Turning Into Water
Once I stood in a dark closet for hours
holding a fan made of finger bones.
How my pelvis says, No, I don’t have a door.
When it’s actually a kind of tearing,
your fingers hooked into my clavicle,
its dip filling with water. Add salt
and it starts to burn. When you’ve come
to me in dreams even for so short
a time, I turn into waking with a hole in
my side. How I loved loneliness
if loneliness could mean I left myself behind
in that dream, canaries whirring from
my mouth. How this feathered shadow says
submit, and my body unforms from
the inside out, heart fluttering in its bone-
cage, those last red wing-flicks.
How we start as constellations,
lines someone imagines between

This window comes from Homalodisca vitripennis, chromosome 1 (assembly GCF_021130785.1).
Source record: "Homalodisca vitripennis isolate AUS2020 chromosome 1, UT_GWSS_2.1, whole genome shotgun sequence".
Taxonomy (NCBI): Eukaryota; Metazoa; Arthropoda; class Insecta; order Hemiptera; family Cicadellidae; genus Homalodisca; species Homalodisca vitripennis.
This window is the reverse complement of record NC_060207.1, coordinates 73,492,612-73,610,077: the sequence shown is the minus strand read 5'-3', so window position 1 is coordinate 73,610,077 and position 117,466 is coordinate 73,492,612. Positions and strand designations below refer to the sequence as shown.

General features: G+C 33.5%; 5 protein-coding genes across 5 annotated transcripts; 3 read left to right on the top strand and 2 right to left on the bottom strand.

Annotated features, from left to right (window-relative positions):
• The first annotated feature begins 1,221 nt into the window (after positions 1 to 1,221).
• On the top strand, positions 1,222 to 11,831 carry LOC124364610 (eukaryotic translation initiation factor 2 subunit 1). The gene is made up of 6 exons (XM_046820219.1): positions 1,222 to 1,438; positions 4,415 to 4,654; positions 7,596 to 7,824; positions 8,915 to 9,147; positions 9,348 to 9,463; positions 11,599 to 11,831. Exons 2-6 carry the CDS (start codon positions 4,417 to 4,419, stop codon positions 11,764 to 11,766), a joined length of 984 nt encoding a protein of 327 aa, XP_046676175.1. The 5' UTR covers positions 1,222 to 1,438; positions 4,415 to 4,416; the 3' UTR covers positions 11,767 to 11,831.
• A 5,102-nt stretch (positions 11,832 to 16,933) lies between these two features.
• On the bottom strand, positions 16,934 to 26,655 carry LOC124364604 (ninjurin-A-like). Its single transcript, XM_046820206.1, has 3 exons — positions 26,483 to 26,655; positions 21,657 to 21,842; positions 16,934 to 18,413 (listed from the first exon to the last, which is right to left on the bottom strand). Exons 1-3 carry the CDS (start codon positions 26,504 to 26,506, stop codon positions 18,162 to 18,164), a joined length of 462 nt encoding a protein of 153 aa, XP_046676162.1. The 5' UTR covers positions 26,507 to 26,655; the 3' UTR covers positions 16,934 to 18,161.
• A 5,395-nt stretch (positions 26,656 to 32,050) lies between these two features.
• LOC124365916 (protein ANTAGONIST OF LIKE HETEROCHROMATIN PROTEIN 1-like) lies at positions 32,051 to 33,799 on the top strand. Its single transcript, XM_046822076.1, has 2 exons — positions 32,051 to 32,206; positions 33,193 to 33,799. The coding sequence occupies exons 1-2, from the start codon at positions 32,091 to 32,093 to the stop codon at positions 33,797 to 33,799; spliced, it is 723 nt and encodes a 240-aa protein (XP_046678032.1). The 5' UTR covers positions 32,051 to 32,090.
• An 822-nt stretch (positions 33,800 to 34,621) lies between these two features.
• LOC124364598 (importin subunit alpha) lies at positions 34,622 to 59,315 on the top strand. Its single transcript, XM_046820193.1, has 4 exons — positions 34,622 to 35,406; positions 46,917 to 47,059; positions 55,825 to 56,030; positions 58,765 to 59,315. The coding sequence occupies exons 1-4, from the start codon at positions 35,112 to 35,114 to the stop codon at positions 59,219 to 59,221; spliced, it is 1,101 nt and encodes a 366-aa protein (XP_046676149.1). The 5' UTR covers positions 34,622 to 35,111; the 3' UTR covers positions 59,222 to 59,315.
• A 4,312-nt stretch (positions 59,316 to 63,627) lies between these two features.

tiny worry dolls. How I’m the child
waking to bears and the face of the old
woman who keeps them leashed. How
swallowing your pulse, its shift and wiggle,
is your dance on my tendons, so my hand
plucks open and shut like a puppeted
mouth. Every little hurt is a honeycomb
sliced open. How you follow my wet
steps into the forest where six children wait
with a cauldron, as the body unjoints.
How I’ll sleep again through my making,
the outbreath choking your canary throat.